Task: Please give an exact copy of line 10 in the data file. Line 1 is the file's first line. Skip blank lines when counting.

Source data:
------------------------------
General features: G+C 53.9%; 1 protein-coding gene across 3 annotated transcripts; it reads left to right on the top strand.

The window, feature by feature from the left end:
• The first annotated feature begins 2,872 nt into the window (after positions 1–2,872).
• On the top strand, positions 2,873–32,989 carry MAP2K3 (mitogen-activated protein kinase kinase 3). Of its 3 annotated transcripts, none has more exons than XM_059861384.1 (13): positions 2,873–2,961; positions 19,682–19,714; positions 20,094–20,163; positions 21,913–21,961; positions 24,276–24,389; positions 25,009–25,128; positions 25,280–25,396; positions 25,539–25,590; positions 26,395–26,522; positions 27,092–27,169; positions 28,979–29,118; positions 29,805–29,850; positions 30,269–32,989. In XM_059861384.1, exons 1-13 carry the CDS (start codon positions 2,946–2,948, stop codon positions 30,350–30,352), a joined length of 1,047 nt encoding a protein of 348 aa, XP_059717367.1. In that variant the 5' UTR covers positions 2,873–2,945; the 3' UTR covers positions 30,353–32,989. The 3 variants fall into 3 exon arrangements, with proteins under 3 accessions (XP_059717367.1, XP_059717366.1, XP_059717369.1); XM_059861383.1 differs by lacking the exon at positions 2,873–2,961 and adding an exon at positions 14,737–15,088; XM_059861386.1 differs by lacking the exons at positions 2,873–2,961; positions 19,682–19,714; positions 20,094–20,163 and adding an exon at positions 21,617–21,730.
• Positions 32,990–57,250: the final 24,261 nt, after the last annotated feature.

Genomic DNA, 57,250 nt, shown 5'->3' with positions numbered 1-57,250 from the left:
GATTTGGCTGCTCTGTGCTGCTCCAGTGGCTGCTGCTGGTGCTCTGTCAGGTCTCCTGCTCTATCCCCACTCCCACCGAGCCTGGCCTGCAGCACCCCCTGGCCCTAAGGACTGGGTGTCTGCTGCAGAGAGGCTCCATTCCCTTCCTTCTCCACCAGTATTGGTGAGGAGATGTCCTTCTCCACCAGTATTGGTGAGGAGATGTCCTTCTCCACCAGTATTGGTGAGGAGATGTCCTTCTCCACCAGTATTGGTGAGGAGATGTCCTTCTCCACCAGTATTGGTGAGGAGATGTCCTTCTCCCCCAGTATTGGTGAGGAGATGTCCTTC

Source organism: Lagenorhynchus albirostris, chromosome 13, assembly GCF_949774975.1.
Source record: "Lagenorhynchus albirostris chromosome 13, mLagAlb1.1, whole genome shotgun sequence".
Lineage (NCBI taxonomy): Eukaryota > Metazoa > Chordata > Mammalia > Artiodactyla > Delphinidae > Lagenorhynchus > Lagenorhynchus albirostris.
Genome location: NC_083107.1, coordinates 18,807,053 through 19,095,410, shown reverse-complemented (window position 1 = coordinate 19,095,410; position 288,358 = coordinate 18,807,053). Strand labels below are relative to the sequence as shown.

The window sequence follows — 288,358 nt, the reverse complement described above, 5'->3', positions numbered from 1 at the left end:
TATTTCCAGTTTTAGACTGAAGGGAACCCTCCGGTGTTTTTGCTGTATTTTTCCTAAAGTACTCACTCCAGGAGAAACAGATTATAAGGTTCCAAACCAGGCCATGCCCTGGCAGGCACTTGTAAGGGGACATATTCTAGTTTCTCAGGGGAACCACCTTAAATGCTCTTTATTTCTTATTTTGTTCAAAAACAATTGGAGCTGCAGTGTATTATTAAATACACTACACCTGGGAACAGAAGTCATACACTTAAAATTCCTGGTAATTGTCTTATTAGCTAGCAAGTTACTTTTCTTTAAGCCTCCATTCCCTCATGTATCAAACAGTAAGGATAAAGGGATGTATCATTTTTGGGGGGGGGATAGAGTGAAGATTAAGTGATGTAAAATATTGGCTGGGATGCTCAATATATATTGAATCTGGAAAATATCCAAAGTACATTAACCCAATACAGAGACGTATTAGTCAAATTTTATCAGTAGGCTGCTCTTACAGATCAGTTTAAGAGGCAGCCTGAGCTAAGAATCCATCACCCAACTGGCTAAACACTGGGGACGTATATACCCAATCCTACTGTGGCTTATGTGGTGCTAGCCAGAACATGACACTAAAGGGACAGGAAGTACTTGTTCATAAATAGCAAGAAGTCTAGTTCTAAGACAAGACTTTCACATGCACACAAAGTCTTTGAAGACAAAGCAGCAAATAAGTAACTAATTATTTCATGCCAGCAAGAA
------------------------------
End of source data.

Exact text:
Lineage (NCBI taxonomy): Eukaryota > Metazoa > Chordata > Mammalia > Artiodactyla > Delphinidae > Lagenorhynchus > Lagenorhynchus albirostris.